“You are entitled to your privacy,” she explained. “I am entitled to my privacy. People say, ‘No, you’re not entitled to your privacy because you married a famous person and you have Instagram.’ Well, that’s not really true.”

She maintained that the things she herself have disclosed about her background are “very clear.”

“I was born in Boston,” she said. “I spent time in Boston and in Spain. My family now lives in Spain. I moved to New York when I was 19 years old and I have lived here ever since. For me, I feel like I have spent 10 years sharing that story over and over again. And now it seems like it’s not enough.”

Though she told the newspaper it “would be maddening to do such a tight timeline of everything” in regards to her ties to Spain — “You know, sometimes there was school involved. Sometimes it was vacation. It was such a mix, mishmash, is that the right word? Like a mix of different things.” — she first visited the country as a baby. Hilaria says her father, real estate lawyer David L. Thomas Jr., has long had a deep love for Spain, which he then introduced to her mother, retired internal medicine specialist and Harvard Medical School professor Dr. Kathryn Hayward.

In addition to spending time in Madrid, Seville and Valencia, the Hayward-Thomases spoke Spanish, cooked Spanish dishes and entertained guests from Spain while back in Boston.

“When we weren’t in Spain, we called it ‘we brought Spain into our home,’” she shared.

While she hasn’t joined her parents or brother in moving to Mallorca, Hilaria says she does send her five children to a bilingual school and speaks Spanish to them at home. She and husband Alec Baldwin also plan to spend more time in Spain once the pandemic ends.

“My family, this is where they’ve decided to spend their lives,” she said. “I guarantee you they are going to live there and they are going to die there. That’s their home and that’s because this is not something new, no one put a map up on the wall and threw a dart at it and said, ‘Oh, Spain sounds good.’”

She also disputes charges that she’s appropriating Spanish culture, which stepdaughter Ireland Baldwin — Alec’s grown daughter with first wife Kim Basinger — referenced in a social media post after coming to Hilaria’s defense. Ireland said friends had reached out to her about “cultural appropriation [and] the right terms to address their communities,” but the model continued to express support for her stepmom.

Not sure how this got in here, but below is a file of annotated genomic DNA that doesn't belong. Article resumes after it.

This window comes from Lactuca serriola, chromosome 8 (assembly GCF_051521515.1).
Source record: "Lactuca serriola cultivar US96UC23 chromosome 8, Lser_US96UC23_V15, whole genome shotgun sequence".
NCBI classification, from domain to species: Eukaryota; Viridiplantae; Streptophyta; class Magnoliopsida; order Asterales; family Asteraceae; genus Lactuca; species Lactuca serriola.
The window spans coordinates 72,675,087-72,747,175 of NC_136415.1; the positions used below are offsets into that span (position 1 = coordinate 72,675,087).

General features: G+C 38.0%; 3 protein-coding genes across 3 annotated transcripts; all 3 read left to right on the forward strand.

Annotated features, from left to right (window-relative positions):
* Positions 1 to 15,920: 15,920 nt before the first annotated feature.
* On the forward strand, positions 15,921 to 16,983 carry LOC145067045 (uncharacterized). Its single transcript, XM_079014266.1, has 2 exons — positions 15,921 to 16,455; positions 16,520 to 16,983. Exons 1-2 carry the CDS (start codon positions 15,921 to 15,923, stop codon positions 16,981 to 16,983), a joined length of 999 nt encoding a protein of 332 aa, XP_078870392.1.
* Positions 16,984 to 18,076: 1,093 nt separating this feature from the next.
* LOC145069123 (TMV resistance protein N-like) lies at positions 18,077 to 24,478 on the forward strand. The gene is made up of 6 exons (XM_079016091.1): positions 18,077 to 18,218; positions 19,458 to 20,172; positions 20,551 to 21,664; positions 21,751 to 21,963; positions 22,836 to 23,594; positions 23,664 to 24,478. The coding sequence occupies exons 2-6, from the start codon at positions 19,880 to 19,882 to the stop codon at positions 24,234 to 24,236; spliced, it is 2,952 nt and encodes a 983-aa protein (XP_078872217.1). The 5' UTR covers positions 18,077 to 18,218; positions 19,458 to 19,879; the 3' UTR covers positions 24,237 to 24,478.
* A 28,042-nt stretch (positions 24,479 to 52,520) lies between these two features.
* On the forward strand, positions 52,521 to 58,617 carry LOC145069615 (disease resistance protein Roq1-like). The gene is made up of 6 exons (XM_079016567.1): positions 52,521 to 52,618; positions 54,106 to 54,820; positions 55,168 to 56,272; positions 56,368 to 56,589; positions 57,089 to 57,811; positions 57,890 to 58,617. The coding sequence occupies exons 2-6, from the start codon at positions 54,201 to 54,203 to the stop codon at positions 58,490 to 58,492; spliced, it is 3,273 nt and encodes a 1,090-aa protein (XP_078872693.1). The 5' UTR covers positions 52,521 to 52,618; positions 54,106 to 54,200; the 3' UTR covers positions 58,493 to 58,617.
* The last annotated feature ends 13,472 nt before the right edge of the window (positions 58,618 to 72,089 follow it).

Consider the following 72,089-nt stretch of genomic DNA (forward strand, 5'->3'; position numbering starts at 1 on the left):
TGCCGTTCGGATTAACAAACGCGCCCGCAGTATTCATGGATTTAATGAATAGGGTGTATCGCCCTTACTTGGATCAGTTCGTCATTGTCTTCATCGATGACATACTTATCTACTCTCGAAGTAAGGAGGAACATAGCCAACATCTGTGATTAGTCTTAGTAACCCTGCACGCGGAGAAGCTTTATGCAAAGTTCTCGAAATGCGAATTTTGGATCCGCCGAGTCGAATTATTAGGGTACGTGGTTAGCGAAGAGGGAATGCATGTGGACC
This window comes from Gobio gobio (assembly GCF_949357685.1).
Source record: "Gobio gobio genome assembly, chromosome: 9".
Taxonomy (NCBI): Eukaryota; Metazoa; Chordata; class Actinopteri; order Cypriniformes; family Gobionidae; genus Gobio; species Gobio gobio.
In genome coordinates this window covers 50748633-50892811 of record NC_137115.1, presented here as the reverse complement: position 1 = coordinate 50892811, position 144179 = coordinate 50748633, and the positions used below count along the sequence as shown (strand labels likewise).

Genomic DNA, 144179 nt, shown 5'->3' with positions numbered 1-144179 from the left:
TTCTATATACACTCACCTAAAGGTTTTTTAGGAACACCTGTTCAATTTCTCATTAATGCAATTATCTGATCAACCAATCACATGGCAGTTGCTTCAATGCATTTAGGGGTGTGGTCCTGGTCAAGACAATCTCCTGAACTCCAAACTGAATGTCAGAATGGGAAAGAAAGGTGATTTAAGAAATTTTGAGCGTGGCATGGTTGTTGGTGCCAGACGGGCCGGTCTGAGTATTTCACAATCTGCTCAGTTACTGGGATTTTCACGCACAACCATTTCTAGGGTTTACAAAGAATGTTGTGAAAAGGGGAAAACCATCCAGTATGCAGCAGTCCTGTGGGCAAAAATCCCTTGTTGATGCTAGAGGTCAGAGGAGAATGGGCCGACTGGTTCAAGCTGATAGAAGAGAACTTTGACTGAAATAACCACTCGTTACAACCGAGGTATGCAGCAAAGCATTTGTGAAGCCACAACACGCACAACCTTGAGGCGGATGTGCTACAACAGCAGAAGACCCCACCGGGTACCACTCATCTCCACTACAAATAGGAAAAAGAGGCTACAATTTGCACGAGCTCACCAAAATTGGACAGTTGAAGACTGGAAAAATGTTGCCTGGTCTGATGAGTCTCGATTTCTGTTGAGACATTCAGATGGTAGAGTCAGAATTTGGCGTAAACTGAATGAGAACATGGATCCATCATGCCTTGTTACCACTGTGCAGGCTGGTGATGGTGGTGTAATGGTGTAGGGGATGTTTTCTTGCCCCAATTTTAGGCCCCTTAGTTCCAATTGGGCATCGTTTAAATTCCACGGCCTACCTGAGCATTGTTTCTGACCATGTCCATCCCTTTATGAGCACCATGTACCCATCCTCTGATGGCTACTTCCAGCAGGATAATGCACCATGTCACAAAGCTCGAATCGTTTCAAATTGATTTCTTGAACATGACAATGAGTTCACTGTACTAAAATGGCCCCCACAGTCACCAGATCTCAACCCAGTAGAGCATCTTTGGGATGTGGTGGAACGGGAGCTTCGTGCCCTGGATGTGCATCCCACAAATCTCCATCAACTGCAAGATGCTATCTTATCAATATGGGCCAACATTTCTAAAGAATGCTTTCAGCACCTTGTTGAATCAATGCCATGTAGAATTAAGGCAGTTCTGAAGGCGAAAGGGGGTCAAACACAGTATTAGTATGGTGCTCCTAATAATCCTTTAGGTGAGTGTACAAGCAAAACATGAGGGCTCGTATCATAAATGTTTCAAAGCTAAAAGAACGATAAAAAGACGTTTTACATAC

“Who is to say what you’re allowed to absorb and not absorb growing up?” Hilaria, who had a Spanish-themed wedding when she married Baldwin, said of the impact she says Spanish culture has had on her.

“This has been a part of my whole life, and I can’t make it go away just because some people don’t understand it.”

While she acknowledged that “these are important conversations to have” (in terms of discussing cultural identity), she resisted claims that her image isn’t authentic.

“Where is the smoking gun?” she asked. “My intentions are I’m living my life and my life is created by my parents, my different experiences, my languages, my culture and, yeah, my kids do have very Spanish-influenced names.

“You want to know what? Their names are after people who were important to me, they’re not names that we pulled out of a hat. All my kids’ given names, the first names, are all from people in my life, and they have my husband’s last name. And we were very thoughtful about it. Especially the second name, sometimes the first name is something that sounds for me, good in both languages.”

Baldwin — who has called his wife Spanish in interviews despite Hilaria telling the Times that she identified herself as being from Boston when they first met — declined to comment on the article, but has previously lashed out at his wife’s critics.